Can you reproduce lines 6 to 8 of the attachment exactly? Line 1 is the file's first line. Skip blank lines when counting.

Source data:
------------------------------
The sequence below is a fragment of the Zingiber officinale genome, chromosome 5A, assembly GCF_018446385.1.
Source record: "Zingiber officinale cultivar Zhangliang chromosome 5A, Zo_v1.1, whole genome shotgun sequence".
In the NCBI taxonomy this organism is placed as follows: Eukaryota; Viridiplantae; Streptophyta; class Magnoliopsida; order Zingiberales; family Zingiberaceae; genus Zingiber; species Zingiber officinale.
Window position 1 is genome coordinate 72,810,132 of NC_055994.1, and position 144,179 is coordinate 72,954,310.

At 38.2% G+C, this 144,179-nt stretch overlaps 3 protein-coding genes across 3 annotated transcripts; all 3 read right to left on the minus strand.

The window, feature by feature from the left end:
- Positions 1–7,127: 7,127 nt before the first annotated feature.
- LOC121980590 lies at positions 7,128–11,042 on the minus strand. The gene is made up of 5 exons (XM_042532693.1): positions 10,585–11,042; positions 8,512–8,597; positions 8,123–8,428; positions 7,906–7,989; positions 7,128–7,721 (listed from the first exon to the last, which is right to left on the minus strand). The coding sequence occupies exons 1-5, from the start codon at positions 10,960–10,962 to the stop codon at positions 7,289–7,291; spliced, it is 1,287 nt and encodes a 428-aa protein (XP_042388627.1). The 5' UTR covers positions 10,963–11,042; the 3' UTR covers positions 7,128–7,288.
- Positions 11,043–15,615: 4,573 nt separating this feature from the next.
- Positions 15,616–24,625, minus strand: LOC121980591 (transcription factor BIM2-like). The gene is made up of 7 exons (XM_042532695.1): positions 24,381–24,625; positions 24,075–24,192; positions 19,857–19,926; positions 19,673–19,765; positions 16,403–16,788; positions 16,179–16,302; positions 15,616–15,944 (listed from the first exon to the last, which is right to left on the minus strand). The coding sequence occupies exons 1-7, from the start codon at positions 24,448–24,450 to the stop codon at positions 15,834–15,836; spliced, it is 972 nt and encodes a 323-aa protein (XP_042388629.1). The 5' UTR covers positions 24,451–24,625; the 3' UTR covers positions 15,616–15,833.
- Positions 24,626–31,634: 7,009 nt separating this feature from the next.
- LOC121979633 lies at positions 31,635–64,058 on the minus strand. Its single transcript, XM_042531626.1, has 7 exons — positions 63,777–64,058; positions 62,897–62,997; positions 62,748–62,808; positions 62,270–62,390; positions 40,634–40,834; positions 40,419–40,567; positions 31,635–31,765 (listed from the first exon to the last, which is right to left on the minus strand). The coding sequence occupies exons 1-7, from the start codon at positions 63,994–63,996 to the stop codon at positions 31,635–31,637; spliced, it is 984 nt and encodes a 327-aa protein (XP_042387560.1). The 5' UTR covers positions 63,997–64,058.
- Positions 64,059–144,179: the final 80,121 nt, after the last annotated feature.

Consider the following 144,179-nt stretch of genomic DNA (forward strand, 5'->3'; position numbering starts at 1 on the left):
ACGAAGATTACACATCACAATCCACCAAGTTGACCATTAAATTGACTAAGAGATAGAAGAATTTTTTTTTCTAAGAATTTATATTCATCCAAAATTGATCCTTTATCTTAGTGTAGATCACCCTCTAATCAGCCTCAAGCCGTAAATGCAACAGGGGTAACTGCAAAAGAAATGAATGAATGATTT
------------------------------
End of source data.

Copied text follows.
The window, feature by feature from the left end:
- Positions 1–7,127: 7,127 nt before the first annotated feature.
- LOC121980590 lies at positions 7,128–11,042 on the minus strand. The gene is made up of 5 exons (XM_042532693.1): positions 10,585–11,042; positions 8,512–8,597; positions 8,123–8,428; positions 7,906–7,989; positions 7,128–7,721 (listed from the first exon to the last, which is right to left on the minus strand). The coding sequence occupies exons 1-5, from the start codon at positions 10,960–10,962 to the stop codon at positions 7,289–7,291; spliced, it is 1,287 nt and encodes a 428-aa protein (XP_042388627.1). The 5' UTR covers positions 10,963–11,042; the 3' UTR covers positions 7,128–7,288.